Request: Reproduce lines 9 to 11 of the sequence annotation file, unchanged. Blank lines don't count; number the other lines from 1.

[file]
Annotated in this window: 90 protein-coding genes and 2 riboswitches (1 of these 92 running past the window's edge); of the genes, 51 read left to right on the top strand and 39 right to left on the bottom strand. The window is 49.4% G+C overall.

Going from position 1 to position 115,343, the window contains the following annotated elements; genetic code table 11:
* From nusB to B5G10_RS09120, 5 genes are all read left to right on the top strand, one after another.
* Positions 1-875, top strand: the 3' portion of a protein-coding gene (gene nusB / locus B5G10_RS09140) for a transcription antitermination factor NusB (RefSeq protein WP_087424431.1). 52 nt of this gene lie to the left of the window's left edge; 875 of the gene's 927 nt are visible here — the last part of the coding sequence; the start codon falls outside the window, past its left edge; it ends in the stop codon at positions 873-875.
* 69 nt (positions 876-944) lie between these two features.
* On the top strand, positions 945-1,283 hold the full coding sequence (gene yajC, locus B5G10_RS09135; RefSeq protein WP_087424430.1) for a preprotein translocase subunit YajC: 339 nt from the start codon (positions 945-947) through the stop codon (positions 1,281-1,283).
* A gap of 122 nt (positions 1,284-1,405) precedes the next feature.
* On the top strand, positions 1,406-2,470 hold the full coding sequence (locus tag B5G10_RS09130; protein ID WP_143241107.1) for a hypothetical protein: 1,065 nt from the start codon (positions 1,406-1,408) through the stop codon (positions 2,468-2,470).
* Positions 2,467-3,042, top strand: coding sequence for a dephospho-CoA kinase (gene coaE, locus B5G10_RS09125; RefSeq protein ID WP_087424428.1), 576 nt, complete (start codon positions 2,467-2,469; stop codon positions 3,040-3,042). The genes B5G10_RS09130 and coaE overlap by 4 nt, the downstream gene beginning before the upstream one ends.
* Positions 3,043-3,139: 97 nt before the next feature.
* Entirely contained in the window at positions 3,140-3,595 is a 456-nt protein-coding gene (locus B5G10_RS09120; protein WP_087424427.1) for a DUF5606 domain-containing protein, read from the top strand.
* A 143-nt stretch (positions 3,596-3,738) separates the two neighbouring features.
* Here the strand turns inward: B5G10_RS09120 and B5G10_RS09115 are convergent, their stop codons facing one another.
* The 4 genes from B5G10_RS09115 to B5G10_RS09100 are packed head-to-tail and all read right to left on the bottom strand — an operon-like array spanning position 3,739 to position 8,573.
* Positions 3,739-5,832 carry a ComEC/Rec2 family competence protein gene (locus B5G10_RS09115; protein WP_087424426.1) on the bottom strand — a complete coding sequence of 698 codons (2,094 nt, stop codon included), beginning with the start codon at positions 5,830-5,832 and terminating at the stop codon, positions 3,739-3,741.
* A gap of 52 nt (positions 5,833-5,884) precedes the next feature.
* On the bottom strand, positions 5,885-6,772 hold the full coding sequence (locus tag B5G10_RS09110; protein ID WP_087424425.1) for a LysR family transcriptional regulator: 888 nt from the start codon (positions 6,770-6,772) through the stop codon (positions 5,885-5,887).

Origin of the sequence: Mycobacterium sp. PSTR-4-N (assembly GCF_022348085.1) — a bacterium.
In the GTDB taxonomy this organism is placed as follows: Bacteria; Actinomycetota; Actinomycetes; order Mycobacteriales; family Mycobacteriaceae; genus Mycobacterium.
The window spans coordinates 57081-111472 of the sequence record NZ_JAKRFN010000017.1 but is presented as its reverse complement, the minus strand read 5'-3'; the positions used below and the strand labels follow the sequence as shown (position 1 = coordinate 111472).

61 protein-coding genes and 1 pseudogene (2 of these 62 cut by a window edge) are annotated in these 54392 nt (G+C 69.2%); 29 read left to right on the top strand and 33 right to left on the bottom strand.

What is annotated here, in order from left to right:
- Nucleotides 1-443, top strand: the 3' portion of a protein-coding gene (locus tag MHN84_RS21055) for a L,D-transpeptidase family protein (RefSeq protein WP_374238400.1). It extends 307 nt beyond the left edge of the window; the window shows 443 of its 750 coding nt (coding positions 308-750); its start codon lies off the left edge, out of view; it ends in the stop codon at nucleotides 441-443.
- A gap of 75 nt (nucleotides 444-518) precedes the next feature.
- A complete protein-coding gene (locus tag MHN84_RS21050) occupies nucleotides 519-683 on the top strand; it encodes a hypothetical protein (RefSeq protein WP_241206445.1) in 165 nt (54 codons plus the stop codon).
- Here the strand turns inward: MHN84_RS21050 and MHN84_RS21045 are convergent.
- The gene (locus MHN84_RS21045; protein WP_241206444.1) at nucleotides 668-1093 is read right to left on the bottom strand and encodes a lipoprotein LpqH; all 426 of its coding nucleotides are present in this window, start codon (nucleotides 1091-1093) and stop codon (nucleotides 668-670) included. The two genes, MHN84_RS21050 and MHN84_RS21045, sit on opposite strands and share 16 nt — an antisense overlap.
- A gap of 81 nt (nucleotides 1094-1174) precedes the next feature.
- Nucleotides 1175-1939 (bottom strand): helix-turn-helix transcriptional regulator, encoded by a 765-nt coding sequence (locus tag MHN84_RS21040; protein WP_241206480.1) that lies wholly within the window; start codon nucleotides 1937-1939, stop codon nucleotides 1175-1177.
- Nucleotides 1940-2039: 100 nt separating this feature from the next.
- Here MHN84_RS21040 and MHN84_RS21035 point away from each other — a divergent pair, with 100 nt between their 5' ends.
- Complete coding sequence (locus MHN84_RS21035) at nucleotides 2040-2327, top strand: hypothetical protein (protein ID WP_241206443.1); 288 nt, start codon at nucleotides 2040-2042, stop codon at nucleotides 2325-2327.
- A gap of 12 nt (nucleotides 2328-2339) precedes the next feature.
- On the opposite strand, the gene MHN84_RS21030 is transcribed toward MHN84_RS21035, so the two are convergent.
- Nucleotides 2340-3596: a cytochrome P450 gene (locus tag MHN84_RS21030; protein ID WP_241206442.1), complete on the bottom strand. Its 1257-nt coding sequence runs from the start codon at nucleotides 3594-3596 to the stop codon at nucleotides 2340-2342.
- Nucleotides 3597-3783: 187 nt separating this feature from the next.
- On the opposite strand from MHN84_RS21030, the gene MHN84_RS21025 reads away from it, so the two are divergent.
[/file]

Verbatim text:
* Positions 2,467-3,042, top strand: coding sequence for a dephospho-CoA kinase (gene coaE, locus B5G10_RS09125; RefSeq protein ID WP_087424428.1), 576 nt, complete (start codon positions 2,467-2,469; stop codon positions 3,040-3,042). The genes B5G10_RS09130 and coaE overlap by 4 nt, the downstream gene beginning before the upstream one ends.
* Positions 3,043-3,139: 97 nt before the next feature.
* Entirely contained in the window at positions 3,140-3,595 is a 456-nt protein-coding gene (locus B5G10_RS09120; protein WP_087424427.1) for a DUF5606 domain-containing protein, read from the top strand.